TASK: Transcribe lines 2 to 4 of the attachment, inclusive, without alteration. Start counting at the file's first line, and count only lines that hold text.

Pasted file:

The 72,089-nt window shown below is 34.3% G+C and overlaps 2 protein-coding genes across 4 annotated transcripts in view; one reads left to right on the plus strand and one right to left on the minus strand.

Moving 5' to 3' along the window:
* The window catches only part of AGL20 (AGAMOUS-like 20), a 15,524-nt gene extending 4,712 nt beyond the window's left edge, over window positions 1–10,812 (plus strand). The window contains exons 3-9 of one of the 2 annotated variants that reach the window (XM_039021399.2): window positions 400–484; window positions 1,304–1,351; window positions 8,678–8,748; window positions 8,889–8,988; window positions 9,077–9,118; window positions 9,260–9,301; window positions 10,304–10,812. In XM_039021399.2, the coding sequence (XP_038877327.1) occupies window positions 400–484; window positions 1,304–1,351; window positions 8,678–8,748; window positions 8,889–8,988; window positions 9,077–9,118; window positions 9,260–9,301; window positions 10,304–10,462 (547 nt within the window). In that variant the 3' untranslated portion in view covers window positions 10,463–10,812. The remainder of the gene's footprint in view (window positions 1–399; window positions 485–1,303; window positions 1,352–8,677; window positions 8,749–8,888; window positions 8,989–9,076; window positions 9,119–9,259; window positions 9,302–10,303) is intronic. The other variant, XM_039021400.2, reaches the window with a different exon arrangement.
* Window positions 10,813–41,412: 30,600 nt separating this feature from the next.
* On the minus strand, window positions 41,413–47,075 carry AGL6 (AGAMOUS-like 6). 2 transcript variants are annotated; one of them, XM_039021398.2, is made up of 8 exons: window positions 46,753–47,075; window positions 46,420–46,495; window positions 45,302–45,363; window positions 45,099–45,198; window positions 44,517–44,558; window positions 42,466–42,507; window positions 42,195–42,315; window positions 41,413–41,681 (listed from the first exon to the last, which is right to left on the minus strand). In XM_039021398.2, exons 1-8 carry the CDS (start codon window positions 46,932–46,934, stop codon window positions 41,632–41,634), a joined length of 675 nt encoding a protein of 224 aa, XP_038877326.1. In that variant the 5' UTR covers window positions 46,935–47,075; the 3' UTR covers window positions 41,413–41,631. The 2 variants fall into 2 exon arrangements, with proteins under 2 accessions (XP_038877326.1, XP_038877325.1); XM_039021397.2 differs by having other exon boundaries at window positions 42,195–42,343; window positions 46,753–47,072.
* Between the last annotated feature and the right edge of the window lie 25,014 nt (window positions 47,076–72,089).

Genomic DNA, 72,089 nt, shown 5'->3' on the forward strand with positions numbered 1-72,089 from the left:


Moving 5' to 3' along the window:
* The window catches only part of AGL20 (AGAMOUS-like 20), a 15,524-nt gene extending 4,712 nt beyond the window's left edge, over window positions 1–10,812 (plus strand). The window contains exons 3-9 of one of the 2 annotated variants that reach the window (XM_039021399.2): window positions 400–484; window positions 1,304–1,351; window positions 8,678–8,748; window positions 8,889–8,988; window positions 9,077–9,118; window positions 9,260–9,301; window positions 10,304–10,812. In XM_039021399.2, the coding sequence (XP_038877327.1) occupies window positions 400–484; window positions 1,304–1,351; window positions 8,678–8,748; window positions 8,889–8,988; window positions 9,077–9,118; window positions 9,260–9,301; window positions 10,304–10,462 (547 nt within the window). In that variant the 3' untranslated portion in view covers window positions 10,463–10,812. The remainder of the gene's footprint in view (window positions 1–399; window positions 485–1,303; window positions 1,352–8,677; window positions 8,749–8,888; window positions 8,989–9,076; window positions 9,119–9,259; window positions 9,302–10,303) is intronic. The other variant, XM_039021400.2, reaches the window with a different exon arrangement.
* Window positions 10,813–41,412: 30,600 nt separating this feature from the next.